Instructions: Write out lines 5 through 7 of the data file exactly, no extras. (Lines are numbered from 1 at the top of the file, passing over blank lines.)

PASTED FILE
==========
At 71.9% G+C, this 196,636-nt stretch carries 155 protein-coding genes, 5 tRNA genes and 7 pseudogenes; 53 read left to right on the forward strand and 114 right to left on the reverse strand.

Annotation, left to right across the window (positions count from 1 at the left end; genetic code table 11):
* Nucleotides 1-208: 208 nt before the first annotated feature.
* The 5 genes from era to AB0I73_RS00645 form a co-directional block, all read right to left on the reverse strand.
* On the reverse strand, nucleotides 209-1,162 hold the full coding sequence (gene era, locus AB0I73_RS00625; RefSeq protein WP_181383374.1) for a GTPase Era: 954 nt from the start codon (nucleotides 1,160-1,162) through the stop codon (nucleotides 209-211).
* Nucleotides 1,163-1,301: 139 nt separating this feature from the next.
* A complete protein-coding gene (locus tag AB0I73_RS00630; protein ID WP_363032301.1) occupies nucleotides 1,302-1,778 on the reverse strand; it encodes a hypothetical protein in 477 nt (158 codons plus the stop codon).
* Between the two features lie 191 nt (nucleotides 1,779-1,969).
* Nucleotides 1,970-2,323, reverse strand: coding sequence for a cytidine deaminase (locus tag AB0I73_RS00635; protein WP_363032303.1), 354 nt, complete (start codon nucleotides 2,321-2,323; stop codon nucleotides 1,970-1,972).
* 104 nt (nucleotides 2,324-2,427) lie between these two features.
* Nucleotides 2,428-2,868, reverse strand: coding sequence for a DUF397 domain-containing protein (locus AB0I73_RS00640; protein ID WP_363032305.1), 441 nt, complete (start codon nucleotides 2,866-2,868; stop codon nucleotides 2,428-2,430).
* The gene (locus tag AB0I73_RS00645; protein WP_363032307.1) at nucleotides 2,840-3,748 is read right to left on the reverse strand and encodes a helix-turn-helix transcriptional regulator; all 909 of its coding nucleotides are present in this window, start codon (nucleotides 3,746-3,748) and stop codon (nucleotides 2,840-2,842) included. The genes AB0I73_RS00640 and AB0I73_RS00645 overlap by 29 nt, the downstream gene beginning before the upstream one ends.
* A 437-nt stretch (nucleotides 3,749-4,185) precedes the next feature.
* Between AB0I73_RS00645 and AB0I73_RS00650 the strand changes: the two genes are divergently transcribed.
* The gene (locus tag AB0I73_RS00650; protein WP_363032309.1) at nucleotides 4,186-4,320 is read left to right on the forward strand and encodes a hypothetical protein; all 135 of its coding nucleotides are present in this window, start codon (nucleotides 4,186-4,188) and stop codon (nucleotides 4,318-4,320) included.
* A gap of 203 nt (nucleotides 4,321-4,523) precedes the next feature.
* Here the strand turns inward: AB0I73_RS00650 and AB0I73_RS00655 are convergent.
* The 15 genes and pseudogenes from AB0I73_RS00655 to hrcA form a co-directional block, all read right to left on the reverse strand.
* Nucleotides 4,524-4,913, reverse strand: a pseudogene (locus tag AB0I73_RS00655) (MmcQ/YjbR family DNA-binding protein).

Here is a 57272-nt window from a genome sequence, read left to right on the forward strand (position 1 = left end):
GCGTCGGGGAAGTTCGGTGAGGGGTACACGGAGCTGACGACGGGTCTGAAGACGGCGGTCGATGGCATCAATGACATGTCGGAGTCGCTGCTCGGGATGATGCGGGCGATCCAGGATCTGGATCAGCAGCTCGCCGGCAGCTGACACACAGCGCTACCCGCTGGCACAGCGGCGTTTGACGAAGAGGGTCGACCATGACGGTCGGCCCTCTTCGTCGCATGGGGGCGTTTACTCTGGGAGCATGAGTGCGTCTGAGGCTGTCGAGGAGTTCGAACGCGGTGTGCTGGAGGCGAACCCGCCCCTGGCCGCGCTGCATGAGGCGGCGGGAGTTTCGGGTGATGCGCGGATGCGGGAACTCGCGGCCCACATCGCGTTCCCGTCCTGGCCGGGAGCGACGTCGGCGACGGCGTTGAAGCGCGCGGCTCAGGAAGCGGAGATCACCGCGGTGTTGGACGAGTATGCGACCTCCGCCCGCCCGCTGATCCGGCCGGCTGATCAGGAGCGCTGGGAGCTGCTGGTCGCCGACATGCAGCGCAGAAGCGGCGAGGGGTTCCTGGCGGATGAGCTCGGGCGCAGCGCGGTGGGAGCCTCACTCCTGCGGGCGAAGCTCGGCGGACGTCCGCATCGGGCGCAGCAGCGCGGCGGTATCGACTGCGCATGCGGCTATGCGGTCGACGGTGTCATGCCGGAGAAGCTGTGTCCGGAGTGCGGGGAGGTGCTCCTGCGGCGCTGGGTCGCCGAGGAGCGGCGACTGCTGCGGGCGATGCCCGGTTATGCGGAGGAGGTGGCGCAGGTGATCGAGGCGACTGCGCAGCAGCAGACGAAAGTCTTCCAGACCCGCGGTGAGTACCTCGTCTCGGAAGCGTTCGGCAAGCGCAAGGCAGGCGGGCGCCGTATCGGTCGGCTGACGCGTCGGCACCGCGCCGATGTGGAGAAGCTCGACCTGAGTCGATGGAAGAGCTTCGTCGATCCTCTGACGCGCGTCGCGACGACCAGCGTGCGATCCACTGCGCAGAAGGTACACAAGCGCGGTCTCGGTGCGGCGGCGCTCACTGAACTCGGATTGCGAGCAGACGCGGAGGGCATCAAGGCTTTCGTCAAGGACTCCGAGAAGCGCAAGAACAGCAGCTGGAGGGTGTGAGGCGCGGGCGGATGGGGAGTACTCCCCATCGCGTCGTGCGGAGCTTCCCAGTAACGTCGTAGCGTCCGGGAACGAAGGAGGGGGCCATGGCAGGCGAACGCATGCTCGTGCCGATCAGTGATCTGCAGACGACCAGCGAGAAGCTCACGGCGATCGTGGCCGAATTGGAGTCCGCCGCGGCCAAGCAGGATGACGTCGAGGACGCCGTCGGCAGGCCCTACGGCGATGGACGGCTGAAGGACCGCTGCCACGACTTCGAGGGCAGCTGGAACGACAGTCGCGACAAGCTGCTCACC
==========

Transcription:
* On the reverse strand, nucleotides 209-1,162 hold the full coding sequence (gene era, locus AB0I73_RS00625; RefSeq protein WP_181383374.1) for a GTPase Era: 954 nt from the start codon (nucleotides 1,160-1,162) through the stop codon (nucleotides 209-211).
* Nucleotides 1,163-1,301: 139 nt separating this feature from the next.
* A complete protein-coding gene (locus tag AB0I73_RS00630; protein ID WP_363032301.1) occupies nucleotides 1,302-1,778 on the reverse strand; it encodes a hypothetical protein in 477 nt (158 codons plus the stop codon).